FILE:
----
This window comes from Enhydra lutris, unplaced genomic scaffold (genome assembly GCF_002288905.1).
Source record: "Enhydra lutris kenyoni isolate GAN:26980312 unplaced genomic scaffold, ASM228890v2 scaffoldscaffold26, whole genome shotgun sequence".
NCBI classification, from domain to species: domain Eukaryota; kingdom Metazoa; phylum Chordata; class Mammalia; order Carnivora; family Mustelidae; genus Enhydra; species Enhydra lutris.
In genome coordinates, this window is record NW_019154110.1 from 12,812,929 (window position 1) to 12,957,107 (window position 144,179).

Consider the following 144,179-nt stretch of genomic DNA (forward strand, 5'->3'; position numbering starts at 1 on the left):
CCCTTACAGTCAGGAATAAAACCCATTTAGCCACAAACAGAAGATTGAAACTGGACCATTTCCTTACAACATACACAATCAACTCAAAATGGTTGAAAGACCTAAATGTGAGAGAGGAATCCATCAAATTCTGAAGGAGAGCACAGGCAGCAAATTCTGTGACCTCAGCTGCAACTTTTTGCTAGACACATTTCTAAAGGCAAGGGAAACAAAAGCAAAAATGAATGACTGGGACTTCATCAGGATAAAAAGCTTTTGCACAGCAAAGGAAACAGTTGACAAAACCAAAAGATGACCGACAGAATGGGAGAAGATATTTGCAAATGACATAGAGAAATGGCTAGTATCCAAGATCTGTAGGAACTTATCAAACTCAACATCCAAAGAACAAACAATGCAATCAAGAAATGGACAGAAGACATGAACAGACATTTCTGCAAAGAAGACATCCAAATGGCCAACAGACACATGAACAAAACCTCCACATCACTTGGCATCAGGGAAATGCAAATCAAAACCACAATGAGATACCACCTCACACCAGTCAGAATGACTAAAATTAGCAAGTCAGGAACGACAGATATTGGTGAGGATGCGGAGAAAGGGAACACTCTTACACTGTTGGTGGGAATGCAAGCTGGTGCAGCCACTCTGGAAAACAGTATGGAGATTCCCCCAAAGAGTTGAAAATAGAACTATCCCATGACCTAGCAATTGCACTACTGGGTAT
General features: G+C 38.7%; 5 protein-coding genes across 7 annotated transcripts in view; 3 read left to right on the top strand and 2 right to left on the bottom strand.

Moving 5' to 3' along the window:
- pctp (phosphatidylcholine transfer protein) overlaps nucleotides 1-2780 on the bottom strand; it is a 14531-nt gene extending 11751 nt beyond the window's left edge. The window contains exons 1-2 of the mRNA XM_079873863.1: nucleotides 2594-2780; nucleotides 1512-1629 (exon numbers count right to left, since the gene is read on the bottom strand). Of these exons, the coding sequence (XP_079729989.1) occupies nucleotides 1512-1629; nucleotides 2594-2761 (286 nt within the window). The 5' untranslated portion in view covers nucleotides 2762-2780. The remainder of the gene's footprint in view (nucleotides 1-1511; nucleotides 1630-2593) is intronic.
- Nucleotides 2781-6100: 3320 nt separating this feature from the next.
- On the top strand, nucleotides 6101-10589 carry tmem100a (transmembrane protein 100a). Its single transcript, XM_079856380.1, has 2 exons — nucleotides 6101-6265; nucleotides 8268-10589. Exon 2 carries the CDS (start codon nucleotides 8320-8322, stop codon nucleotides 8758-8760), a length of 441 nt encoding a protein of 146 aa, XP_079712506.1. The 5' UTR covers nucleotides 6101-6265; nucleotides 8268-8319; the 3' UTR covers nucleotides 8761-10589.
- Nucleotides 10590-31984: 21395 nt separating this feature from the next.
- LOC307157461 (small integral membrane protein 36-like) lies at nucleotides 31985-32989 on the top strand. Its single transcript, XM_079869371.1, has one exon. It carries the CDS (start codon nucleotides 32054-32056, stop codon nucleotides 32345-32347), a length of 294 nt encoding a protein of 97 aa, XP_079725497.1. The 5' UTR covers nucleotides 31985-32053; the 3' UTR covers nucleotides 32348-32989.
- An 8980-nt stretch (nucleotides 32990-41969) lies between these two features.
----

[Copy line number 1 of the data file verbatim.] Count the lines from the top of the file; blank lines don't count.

This window comes from Enhydra lutris, unplaced genomic scaffold (genome assembly GCF_002288905.1).